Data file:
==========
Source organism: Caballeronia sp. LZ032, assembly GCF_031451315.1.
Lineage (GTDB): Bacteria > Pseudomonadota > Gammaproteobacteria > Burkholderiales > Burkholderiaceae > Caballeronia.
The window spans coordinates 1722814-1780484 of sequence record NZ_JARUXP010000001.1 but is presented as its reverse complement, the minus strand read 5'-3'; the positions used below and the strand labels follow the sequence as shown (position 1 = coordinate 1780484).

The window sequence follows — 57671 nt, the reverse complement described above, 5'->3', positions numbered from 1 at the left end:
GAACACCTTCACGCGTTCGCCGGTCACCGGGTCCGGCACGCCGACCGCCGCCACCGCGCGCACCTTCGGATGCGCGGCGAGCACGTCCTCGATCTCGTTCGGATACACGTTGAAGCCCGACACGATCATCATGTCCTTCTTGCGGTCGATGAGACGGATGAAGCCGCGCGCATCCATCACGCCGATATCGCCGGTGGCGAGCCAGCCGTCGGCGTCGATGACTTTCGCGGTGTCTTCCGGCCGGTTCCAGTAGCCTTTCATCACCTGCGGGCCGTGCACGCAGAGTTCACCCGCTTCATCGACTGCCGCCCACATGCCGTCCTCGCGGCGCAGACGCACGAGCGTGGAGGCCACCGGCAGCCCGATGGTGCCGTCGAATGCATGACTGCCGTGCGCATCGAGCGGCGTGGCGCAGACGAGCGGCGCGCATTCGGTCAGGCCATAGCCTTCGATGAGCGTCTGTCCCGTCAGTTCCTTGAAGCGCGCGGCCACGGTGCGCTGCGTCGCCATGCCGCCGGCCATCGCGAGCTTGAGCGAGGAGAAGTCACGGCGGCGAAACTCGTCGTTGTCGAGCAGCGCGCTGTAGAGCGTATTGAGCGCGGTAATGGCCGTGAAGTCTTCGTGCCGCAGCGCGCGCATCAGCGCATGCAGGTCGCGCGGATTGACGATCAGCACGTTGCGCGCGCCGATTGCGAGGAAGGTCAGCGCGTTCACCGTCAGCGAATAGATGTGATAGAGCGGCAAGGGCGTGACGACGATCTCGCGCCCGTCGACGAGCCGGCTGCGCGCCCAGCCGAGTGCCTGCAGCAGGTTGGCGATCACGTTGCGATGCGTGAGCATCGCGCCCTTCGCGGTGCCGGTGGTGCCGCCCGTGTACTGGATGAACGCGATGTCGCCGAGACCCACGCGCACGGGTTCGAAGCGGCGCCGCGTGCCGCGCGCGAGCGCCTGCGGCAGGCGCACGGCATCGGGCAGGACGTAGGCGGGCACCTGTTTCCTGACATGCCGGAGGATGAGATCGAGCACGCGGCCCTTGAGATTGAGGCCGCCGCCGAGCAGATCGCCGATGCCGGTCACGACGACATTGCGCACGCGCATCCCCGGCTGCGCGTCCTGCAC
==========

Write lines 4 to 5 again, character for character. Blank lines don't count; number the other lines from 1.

The window sequence follows — 57671 nt, the reverse complement described above, 5'->3', positions numbered from 1 at the left end:
GAACACCTTCACGCGTTCGCCGGTCACCGGGTCCGGCACGCCGACCGCCGCCACCGCGCGCACCTTCGGATGCGCGGCGAGCACGTCCTCGATCTCGTTCGGATACACGTTGAAGCCCGACACGATCATCATGTCCTTCTTGCGGTCGATGAGACGGATGAAGCCGCGCGCATCCATCACGCCGATATCGCCGGTGGCGAGCCAGCCGTCGGCGTCGATGACTTTCGCGGTGTCTTCCGGCCGGTTCCAGTAGCCTTTCATCACCTGCGGGCCGTGCACGCAGAGTTCACCCGCTTCATCGACTGCCGCCCACATGCCGTCCTCGCGGCGCAGACGCACGAGCGTGGAGGCCACCGGCAGCCCGATGGTGCCGTCGAATGCATGACTGCCGTGCGCATCGAGCGGCGTGGCGCAGACGAGCGGCGCGCATTCGGTCAGGCCATAGCCTTCGATGAGCGTCTGTCCCGTCAGTTCCTTGAAGCGCGCGGCCACGGTGCGCTGCGTCGCCATGCCGCCGGCCATCGCGAGCTTGAGCGAGGAGAAGTCACGGCGGCGAAACTCGTCGTTGTCGAGCAGCGCGCTGTAGAGCGTATTGAGCGCGGTAATGGCCGTGAAGTCTTCGTGCCGCAGCGCGCGCATCAGCGCATGCAGGTCGCGCGGATTGACGATCAGCACGTTGCGCGCGCCGATTGCGAGGAAGGTCAGCGCGTTCACCGTCAGCGAATAGATGTGATAGAGCGGCAAGGGCGTGACGACGATCTCGCGCCCGTCGACGAGCCGGCTGCGCGCCCAGCCGAGTGCCTGCAGCAGGTTGGCGATCACGTTGCGATGCGTGAGCATCGCGCCCTTCGCGGTGCCGGTGGTGCCGCCCGTGTACTGGATGAACGCGATGTCGCCGAGACCCACGCGCACGGGTTCGAAGCGGCGCCGCGTGCCGCGCGCGAGCGCCTGCGGCAGGCGCACGGCATCGGGCAGGACGTAGGCGGGCACCTGTTTCCTGACATGCCGGAGGATGAGATCGAGCACGCGGCCCTTGAGATTGAGGCCGCCGCCGAGCAGATCGCCGATGCCGGTCACGACGACATTGCGCACGCGCATCCCCGGCTGCGCGTCCTGCAC